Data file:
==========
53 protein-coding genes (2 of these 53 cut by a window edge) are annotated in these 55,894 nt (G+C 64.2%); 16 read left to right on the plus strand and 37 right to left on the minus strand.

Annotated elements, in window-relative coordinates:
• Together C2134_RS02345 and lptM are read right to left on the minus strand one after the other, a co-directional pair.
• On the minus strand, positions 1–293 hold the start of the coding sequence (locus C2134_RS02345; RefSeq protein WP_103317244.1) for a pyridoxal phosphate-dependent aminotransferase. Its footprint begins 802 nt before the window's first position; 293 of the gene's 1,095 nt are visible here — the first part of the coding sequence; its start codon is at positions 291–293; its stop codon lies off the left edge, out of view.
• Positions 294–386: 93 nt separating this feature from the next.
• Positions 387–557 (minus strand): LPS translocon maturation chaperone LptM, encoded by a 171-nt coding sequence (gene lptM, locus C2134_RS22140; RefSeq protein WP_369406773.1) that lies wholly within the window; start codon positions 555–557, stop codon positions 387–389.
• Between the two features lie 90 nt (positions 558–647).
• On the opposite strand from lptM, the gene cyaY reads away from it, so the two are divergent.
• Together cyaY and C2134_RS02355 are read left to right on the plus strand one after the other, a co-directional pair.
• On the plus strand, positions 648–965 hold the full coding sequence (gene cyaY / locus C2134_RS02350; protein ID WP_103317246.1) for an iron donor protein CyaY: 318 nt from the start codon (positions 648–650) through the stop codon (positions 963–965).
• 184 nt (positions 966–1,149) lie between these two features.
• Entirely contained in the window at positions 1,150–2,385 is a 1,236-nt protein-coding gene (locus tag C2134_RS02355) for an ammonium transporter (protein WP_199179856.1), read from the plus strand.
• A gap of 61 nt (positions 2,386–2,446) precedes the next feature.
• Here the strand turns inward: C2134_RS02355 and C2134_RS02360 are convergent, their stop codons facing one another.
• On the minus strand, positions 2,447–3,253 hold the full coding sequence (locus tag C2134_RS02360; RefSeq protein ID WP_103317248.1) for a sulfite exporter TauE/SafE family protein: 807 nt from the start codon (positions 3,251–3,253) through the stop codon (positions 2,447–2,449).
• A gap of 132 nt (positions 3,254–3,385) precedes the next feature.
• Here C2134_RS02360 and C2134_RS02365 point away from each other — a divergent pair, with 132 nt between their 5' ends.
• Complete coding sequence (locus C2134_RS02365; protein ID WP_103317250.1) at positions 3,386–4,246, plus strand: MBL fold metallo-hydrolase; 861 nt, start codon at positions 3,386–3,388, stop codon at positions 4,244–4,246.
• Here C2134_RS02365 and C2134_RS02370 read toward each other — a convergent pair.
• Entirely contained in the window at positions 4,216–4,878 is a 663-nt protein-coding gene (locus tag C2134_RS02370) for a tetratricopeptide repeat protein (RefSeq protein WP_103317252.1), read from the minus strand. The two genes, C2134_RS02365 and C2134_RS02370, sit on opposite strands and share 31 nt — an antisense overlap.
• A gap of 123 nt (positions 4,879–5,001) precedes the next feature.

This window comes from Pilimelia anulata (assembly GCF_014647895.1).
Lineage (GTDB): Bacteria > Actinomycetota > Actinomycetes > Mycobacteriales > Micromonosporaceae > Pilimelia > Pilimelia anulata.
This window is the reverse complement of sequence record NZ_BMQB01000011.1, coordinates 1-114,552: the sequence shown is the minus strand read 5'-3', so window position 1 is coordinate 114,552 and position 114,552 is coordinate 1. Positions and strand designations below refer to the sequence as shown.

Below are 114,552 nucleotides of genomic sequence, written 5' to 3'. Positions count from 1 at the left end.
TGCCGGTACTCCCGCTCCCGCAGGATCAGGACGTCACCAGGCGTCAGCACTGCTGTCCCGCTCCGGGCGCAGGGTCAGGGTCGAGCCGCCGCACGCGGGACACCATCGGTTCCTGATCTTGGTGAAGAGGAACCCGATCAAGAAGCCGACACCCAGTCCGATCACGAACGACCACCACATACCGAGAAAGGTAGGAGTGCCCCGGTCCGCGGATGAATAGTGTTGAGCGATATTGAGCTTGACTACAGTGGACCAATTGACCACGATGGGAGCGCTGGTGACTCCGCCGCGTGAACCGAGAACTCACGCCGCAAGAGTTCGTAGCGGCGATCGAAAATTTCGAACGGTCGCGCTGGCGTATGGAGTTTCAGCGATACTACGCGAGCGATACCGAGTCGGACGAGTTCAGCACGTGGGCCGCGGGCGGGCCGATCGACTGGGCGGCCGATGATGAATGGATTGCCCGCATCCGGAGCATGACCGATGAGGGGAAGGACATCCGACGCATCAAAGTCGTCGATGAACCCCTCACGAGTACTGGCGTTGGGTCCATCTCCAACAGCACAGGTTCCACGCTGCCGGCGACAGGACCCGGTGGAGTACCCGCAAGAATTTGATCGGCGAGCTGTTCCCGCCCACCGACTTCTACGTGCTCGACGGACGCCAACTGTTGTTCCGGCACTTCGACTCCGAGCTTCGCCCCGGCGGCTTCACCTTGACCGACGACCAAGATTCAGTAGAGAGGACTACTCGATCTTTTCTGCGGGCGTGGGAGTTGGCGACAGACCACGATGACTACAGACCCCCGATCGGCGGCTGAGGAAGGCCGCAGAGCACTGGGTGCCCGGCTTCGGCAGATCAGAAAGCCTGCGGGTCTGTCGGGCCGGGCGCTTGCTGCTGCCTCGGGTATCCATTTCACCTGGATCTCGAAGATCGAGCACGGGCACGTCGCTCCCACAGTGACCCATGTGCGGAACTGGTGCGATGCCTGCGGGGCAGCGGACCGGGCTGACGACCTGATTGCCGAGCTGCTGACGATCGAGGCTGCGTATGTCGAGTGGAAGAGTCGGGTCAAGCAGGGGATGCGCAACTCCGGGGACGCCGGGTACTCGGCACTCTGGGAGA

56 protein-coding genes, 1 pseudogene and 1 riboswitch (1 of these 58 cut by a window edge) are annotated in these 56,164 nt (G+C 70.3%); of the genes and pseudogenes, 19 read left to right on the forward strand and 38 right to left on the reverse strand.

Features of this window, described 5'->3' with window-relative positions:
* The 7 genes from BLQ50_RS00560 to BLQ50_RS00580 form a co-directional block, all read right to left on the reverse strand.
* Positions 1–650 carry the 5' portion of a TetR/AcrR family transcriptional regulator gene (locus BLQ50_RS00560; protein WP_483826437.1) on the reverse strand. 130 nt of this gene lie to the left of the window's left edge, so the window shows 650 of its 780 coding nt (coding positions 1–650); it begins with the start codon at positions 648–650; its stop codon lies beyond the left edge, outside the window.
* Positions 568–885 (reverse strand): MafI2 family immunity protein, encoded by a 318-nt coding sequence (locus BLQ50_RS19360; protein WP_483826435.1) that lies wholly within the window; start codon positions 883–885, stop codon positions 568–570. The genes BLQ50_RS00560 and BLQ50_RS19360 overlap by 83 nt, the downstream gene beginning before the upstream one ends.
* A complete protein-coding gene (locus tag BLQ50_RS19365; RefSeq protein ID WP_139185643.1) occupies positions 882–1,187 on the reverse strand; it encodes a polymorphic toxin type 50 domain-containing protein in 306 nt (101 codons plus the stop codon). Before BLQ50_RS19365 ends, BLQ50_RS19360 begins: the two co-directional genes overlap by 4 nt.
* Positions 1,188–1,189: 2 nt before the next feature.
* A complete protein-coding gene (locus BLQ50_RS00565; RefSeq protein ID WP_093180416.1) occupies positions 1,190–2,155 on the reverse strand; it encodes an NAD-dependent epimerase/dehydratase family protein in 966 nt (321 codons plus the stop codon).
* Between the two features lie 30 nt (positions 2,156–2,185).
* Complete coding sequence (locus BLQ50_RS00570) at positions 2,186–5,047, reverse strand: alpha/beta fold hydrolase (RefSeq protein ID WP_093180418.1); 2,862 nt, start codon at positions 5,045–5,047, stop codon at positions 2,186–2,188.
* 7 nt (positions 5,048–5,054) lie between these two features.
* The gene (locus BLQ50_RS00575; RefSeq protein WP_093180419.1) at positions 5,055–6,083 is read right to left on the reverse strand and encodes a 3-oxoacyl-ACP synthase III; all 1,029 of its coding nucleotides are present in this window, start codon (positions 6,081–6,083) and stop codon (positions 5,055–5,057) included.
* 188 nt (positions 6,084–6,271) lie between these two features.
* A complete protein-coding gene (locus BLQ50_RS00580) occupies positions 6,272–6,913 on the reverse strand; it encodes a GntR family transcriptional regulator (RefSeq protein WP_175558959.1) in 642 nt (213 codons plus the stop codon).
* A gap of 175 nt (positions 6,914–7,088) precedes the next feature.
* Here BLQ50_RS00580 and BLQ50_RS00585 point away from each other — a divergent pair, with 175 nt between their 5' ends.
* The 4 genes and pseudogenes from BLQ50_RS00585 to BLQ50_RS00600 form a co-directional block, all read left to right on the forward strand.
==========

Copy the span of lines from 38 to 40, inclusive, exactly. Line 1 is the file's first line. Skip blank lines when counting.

* The gene (locus BLQ50_RS00575; RefSeq protein WP_093180419.1) at positions 5,055–6,083 is read right to left on the reverse strand and encodes a 3-oxoacyl-ACP synthase III; all 1,029 of its coding nucleotides are present in this window, start codon (positions 6,081–6,083) and stop codon (positions 5,055–5,057) included.
* 188 nt (positions 6,084–6,271) lie between these two features.
* A complete protein-coding gene (locus BLQ50_RS00580) occupies positions 6,272–6,913 on the reverse strand; it encodes a GntR family transcriptional regulator (RefSeq protein WP_175558959.1) in 642 nt (213 codons plus the stop codon).